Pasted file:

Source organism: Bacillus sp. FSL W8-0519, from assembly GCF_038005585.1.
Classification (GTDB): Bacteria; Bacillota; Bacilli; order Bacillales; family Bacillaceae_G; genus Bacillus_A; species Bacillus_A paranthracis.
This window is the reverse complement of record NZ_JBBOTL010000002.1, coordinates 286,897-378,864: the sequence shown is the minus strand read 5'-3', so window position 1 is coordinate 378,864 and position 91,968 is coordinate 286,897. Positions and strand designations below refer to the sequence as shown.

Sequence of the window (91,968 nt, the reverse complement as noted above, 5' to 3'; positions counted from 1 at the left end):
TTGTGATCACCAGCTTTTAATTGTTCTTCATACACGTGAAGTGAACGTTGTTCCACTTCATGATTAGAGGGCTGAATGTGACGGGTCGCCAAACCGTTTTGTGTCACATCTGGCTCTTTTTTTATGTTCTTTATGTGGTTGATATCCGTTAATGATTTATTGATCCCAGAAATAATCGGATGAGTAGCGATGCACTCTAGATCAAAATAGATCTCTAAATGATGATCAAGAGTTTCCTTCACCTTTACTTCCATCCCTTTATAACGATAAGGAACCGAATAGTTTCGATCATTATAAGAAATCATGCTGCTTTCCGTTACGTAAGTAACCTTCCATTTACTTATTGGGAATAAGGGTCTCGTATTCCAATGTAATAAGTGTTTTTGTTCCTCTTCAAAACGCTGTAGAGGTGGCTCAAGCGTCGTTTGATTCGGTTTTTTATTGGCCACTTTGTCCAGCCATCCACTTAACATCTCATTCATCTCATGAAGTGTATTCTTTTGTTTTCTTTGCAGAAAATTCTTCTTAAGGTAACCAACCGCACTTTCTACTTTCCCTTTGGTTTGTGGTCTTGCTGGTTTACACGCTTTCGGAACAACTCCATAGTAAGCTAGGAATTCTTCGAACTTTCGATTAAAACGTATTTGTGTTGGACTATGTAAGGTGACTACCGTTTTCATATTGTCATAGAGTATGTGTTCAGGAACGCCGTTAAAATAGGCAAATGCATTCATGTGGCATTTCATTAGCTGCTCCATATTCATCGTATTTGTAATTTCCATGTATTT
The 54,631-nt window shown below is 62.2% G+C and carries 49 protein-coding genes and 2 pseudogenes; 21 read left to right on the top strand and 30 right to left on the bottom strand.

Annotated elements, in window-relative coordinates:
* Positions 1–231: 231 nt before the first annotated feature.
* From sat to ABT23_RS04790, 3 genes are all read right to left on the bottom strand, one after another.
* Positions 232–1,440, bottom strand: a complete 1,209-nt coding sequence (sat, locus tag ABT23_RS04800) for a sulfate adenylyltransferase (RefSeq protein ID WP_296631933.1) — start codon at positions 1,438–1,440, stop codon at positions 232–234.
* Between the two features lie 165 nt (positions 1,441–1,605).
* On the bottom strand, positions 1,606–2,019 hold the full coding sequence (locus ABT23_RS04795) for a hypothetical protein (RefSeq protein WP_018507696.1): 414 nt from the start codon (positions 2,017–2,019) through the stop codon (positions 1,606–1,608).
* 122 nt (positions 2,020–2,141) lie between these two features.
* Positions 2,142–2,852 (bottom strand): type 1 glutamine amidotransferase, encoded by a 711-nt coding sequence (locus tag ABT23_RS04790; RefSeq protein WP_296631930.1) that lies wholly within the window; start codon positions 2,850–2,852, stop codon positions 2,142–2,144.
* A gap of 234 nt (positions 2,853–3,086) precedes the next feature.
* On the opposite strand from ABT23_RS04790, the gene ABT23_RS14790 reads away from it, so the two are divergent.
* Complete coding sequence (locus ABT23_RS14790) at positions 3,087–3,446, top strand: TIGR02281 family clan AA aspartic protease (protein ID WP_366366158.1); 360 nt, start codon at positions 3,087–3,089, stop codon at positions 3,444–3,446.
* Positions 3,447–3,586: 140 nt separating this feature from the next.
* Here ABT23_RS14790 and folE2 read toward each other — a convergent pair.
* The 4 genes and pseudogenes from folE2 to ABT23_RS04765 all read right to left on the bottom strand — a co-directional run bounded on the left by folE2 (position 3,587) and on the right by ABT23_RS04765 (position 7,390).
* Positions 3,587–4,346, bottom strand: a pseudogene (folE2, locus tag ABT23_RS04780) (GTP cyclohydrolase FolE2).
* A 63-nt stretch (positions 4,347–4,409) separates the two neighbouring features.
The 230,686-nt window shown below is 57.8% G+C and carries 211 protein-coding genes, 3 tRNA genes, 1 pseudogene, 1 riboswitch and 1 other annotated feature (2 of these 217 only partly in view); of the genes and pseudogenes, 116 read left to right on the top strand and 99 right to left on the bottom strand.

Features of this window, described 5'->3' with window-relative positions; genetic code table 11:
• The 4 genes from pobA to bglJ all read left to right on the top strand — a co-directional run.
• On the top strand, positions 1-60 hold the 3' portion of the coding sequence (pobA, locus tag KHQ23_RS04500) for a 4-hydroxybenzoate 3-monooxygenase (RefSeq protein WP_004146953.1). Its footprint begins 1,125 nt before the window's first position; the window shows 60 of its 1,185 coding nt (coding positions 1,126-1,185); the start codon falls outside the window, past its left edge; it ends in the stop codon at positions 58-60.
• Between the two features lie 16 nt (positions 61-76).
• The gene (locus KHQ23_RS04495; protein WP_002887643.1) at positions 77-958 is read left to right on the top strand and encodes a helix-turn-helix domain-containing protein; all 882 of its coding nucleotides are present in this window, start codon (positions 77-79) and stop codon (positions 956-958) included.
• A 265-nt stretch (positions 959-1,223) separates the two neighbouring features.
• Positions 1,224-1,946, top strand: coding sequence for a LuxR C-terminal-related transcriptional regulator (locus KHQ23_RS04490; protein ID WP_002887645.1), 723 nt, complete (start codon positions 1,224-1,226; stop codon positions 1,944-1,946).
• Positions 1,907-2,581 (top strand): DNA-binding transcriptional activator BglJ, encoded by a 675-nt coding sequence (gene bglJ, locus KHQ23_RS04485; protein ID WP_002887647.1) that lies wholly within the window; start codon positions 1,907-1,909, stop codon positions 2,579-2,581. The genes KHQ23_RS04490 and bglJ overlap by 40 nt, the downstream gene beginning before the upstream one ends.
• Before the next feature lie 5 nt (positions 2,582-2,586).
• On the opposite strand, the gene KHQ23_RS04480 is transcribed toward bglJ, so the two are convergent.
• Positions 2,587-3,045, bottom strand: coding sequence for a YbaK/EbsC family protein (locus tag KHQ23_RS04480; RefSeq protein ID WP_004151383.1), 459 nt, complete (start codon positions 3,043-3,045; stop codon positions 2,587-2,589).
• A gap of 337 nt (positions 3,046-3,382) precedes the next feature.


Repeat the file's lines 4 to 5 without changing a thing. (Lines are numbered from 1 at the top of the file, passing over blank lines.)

Sequence of the window (91,968 nt, the reverse complement as noted above, 5' to 3'; positions counted from 1 at the left end):
TTGTGATCACCAGCTTTTAATTGTTCTTCATACACGTGAAGTGAACGTTGTTCCACTTCATGATTAGAGGGCTGAATGTGACGGGTCGCCAAACCGTTTTGTGTCACATCTGGCTCTTTTTTTATGTTCTTTATGTGGTTGATATCCGTTAATGATTTATTGATCCCAGAAATAATCGGATGAGTAGCGATGCACTCTAGATCAAAATAGATCTCTAAATGATGATCAAGAGTTTCCTTCACCTTTACTTCCATCCCTTTATAACGATAAGGAACCGAATAGTTTCGATCATTATAAGAAATCATGCTGCTTTCCGTTACGTAAGTAACCTTCCATTTACTTATTGGGAATAAGGGTCTCGTATTCCAATGTAATAAGTGTTTTTGTTCCTCTTCAAAACGCTGTAGAGGTGGCTCAAGCGTCGTTTGATTCGGTTTTTTATTGGCCACTTTGTCCAGCCATCCACTTAACATCTCATTCATCTCATGAAGTGTATTCTTTTGTTTTCTTTGCAGAAAATTCTTCTTAAGGTAACCAACCGCACTTTCTACTTTCCCTTTGGTTTGTGGTCTTGCTGGTTTACACGCTTTCGGAACAACTCCATAGTAAGCTAGGAATTCTTCGAACTTTCGATTAAAACGTATTTGTGTTGGACTATGTAAGGTGACTACCGTTTTCATATTGTCATAGAGTATGTGTTCAGGAACGCCGTTAAAATAGGCAAATGCATTCATGTGGCATTTCATTAGCTGCTCCATATTCATCGTATTTGTAATTTCCATGTATTT